Forlì, May 1488
In the year of the murder of Girolamo Riario, for the first time the chronicles of the time speak about Matteo da Castelbolognese, better known as Babone.
The anger for the death of husband in fact pushed the Lady of Forlì and Imola to hire a terrible executioner, the Babone, to avenge the murder of Girolamo. He killed and tortured the rioters, while the houses of the Orsi family, the inspiring nucleus of the conspiracy, were razed to the ground giving rise to a toponym that still inspires fear today: the Guasto degli Orsi.
The chronicler Leone Cobelli, in his Cronache Forlivesi, describes the Babone as a man of great stature and with a cruel face. Cobelli himself adds that he never saw a more frightening thing, “struck in those eyes” and “that twisted, filthy, ugly, long hair.”
The chronicles continue narrating about the brutality of the work of the executioner, concluding as follows: “Reader, of course you would not believe it, but whoever called that square the bloody lake, did not lie. I tell you, that I saw it with my eyes, so much blood, so many hearts, so many pieces of flesh of those Christians, that you would be amazed … ».
Satisfied with the revenge, Caterina began to govern with great wisdom and prudence, remaining in a defensive position and never throwing herself into military adventures that could jeopardize the rights acquired by the family.
In this period of great serenity, in her new home called “Paradiso”, close to the fortress, where the love story with Giacomo Feo began. He was of humble origins and brother of the castellan of Ravaldino, the same person who had helped her to regain power after the death of her husband Girolamo. After having married Giacomo Feo in great secrecy, in order not to offend the sensibilities of his uncle Ludovico, he governed and managed power in a resolute manner, to the point of assuming an important role in the context of Italian politics.
The Feo from humble stable boy became the general governor. He was arrogant and to increase his vanity he was awarded with the title of baron by the king of France Charles VIII. There is no coincidence that Bernardino, the couple’s only son, was renamed Charles, to pay homage to the transalpine sovereign and to win his sympathies.
Giacomo Feo was an ambitious man and did not enjoy the consent of the people of Forlì, nor of Caterina’s children who saw him as a usurper of their power. Thus, it was that even the second husband of Caterina became the object of secret conspiracies that led to her death, in an attack planned on the evening of 27 August 1495 at the Ponte dei Morattini.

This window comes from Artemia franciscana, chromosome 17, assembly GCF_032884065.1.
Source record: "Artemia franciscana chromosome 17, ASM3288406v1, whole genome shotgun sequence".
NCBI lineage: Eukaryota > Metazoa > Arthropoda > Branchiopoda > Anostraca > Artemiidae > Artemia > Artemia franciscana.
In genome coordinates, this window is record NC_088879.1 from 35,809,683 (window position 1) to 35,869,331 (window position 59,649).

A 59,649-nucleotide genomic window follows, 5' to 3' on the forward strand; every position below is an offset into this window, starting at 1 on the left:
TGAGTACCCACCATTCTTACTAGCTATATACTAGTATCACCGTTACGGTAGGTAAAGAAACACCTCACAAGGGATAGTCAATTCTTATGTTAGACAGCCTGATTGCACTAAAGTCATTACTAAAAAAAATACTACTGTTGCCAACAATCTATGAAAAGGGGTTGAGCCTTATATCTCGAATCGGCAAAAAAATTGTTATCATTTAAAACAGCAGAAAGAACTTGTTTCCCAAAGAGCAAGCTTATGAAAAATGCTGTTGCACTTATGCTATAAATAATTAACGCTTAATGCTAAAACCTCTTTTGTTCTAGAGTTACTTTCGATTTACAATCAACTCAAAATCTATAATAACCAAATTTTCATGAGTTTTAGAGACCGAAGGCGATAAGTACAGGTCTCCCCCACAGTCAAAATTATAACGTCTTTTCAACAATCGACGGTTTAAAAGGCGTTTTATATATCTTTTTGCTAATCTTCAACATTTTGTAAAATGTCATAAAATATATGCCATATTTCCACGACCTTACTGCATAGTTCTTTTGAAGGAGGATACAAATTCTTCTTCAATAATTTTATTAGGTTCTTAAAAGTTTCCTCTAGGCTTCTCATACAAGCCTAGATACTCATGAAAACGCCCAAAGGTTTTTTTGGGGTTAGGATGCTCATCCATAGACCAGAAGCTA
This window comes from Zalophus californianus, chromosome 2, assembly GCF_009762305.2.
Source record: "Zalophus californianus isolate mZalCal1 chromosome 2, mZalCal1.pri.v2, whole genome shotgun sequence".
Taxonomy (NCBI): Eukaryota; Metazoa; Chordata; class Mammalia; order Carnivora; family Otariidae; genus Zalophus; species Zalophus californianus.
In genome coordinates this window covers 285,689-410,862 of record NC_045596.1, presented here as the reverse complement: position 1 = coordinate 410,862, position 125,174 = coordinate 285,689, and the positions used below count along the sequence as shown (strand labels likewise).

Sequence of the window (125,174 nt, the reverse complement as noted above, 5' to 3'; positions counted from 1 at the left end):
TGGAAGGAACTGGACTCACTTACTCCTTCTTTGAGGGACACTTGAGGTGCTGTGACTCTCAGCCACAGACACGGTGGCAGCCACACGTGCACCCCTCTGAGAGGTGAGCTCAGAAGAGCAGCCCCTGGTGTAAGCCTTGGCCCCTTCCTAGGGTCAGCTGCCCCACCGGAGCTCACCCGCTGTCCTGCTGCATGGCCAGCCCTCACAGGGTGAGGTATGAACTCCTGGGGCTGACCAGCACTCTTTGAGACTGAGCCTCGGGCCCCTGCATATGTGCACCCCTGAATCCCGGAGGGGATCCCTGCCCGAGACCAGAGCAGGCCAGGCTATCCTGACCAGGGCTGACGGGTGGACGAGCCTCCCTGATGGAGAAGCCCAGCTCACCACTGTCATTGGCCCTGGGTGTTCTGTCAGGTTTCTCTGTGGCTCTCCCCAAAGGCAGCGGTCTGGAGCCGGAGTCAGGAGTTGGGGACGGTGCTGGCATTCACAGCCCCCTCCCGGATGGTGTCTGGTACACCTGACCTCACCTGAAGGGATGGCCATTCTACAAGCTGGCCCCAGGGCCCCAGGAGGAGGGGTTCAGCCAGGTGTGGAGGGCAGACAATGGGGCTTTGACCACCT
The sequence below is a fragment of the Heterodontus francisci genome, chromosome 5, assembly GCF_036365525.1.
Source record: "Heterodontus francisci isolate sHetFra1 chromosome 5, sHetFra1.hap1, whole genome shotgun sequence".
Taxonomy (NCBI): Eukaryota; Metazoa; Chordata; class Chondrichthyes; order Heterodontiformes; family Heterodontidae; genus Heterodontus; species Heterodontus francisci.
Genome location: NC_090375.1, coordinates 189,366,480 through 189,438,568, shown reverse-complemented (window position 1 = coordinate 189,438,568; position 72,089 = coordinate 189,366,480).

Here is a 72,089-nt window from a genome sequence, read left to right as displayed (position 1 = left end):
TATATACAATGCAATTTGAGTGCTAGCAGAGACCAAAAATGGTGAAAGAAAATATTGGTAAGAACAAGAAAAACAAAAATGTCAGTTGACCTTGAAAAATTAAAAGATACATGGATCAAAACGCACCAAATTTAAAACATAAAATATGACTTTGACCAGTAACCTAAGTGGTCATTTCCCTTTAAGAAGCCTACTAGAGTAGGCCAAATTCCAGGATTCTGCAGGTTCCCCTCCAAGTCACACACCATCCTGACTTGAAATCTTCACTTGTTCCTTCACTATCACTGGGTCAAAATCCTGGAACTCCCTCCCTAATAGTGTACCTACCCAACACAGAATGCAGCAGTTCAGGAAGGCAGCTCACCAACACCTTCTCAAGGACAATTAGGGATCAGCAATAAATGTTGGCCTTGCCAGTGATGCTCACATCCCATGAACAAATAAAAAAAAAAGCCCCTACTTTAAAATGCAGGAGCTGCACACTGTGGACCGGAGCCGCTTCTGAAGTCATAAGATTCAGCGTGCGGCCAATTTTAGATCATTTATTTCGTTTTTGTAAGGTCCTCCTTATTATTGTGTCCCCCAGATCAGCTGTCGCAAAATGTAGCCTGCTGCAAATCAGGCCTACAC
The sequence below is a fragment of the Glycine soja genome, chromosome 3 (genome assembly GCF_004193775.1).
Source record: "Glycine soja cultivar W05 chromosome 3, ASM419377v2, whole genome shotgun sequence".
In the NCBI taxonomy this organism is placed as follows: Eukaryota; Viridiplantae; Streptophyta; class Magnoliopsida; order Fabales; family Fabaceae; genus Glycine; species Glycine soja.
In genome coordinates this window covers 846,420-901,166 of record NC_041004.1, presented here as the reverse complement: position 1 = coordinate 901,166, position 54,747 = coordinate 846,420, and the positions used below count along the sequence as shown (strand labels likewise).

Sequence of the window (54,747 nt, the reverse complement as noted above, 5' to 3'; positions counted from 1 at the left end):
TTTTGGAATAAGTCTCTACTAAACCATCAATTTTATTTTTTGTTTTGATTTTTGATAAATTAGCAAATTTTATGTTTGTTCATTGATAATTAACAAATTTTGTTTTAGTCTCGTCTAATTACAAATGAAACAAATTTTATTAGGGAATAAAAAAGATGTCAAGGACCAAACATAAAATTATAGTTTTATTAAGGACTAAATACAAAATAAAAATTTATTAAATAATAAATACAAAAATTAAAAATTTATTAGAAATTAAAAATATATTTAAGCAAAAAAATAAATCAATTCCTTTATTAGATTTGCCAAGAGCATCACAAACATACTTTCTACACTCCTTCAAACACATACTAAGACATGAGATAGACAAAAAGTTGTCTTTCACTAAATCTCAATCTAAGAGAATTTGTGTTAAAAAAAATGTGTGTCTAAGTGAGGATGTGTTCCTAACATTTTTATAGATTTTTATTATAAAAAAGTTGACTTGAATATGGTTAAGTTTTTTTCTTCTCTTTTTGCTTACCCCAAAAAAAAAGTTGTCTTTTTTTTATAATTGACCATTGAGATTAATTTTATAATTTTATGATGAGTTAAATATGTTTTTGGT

As in the past, in the months following the death of Giacomo Feo, Caterina carried out a series of personal revenge and retaliation against the families of her political rivals, even ordering the killing of women, old people and children belonging to the families, who had not been loyal to her.
“Caterina’s ferocity has exceeded all limits, it seems that all of Romagna raises its cries to heaven”
[Francesco Tranchedini, a letter to Ludovico il Moro]
In 1496 Giovanni de ‘Medici, known as il Popolano, arrived at the court of Caterina as ambassador of the Republic of Florence. The Florentine nobleman came personally to manage an agreement for the purchase of Romagna wheat. Il Popolano was hosted in the rooms of the “Paradiso” and there was a large number of opportunities to spend time with the landlady. In short, a great love blossomed between those two that led the lady from Forlì to her third marriage. On 6 April 1498 Ludovico was born in Ravaldino, who was named after his uncle from Milan, to try to calm Moro’s discontent towards this union. Ludovico will then go down in history with the name of Giovanni dalle Bande Nere.
After the birth of her eighth child, Caterina had to deal with the worsening of the situation between Venice and Florence, since the territories over which she ruled are located on the passageways of the two armies. Moreover, Giovanni de ‘Medici fell seriously ill and, when his conditions worsened, he was transferred to Santa Maria in Bagno (now a hamlet of Bagno di Romagna), in the hope that the thermal waters could heal him. On 14 September 1498, however, Giovanni died with Caterina at her bedside.
The union between the Medici and the Sforza gives origin to the Medici grand ducal dynastic line. In fact, from the marriage of Giovanni dalle Bande Nere with Maria Salviati (daughter of Lucrezia de ‘Medici, of the main Medici branch), Cosimo I de’ Medici, the first Grand Duke of Tuscany, was born in 1519. The Medici line of succession lasted over two centuries, until 1743, extinguishing with Anna Maria Luisa de ‘Medici.
After the death of her third husband, Caterina returned to take care of the defense of the Lordship of Imola and Forlì. She personally directed the military maneuvers, training and procurement of soldiers, weapons and horses. A first attack by the army of Venice inflicted heavy losses on Caterina’s army, who still managed to get the better of the Venetians. Among these were also Antonio Ordelaffi and Taddeo Manfredi, descendants of the families that had governed Forlì and Imola respectively before the Riario.